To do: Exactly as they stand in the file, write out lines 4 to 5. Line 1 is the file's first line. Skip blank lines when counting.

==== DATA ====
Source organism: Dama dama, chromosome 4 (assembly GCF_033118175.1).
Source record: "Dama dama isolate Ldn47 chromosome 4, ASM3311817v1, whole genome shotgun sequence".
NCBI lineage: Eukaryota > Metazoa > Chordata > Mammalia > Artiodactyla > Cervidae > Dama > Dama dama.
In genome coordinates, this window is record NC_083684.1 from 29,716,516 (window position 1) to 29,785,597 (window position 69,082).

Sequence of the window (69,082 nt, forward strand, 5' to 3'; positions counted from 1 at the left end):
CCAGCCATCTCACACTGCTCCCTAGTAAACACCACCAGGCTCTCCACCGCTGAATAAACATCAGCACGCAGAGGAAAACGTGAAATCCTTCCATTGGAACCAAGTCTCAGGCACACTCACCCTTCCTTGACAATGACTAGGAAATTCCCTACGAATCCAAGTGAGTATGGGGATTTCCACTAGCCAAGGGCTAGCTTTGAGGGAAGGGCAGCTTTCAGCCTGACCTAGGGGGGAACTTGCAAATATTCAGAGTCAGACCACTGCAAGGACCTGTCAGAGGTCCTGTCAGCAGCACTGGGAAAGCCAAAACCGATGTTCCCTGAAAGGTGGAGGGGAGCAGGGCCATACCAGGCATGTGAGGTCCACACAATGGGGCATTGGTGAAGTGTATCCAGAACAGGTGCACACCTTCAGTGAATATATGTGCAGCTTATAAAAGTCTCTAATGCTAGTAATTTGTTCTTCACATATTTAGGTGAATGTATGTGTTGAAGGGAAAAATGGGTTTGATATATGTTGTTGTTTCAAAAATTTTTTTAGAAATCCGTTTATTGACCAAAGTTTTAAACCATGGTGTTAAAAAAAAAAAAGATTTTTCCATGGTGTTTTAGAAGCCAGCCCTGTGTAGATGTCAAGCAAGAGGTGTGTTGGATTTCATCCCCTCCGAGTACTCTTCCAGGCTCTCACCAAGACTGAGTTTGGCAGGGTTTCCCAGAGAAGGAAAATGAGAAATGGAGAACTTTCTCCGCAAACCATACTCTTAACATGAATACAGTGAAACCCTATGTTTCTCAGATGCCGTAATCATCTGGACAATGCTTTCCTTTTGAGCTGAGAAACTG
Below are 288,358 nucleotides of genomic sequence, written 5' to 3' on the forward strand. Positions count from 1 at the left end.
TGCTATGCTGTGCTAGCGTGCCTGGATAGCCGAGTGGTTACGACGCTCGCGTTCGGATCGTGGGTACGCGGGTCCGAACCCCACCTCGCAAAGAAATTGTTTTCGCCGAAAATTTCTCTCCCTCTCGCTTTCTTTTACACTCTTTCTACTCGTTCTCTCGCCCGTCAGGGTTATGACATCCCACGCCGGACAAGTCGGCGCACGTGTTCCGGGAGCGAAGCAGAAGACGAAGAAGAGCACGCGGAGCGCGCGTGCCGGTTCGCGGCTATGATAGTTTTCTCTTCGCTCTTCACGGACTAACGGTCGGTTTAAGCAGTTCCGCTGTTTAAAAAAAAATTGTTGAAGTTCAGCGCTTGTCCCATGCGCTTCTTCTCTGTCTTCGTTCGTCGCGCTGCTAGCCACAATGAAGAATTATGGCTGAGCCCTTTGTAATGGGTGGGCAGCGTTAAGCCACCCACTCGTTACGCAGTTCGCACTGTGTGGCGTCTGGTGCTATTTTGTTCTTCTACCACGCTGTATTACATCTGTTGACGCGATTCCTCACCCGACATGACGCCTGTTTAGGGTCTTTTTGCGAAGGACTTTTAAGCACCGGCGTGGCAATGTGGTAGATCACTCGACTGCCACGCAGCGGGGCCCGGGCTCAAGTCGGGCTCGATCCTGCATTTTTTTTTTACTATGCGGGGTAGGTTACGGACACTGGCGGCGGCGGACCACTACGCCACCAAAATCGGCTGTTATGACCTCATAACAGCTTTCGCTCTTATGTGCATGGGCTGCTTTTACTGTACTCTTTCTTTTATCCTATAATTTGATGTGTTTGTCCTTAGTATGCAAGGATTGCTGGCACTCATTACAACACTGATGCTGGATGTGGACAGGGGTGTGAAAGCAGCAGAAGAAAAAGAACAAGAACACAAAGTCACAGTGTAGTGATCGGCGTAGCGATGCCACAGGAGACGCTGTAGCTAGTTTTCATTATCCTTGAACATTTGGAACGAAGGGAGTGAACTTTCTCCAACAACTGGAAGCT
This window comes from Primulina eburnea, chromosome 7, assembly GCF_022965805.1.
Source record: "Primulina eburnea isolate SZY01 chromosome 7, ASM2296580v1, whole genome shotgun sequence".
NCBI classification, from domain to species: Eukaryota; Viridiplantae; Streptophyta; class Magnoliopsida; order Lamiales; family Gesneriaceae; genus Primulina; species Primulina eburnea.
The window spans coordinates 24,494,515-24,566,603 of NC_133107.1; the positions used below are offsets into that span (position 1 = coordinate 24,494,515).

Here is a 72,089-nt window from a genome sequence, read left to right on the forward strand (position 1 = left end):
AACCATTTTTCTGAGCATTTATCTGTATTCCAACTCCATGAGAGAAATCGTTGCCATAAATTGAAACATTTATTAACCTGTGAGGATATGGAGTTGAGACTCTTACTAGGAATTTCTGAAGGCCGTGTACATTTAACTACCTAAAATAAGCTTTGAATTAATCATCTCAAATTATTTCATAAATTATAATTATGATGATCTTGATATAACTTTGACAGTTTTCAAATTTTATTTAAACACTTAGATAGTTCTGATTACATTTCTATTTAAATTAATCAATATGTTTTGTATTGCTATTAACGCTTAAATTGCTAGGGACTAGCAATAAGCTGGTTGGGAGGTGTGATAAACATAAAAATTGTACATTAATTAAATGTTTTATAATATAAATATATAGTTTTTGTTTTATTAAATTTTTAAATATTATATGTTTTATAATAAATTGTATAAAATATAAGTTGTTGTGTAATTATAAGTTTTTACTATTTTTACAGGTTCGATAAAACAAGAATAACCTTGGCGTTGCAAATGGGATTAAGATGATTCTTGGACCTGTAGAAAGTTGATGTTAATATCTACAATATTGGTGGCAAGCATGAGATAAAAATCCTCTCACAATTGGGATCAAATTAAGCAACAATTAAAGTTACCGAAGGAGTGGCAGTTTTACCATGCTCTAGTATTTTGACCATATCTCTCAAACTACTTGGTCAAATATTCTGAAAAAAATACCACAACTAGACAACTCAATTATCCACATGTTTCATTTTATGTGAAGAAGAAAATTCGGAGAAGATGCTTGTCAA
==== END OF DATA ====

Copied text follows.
In genome coordinates, this window is record NC_083684.1 from 29,716,516 (window position 1) to 29,785,597 (window position 69,082).

Sequence of the window (69,082 nt, forward strand, 5' to 3'; positions counted from 1 at the left end):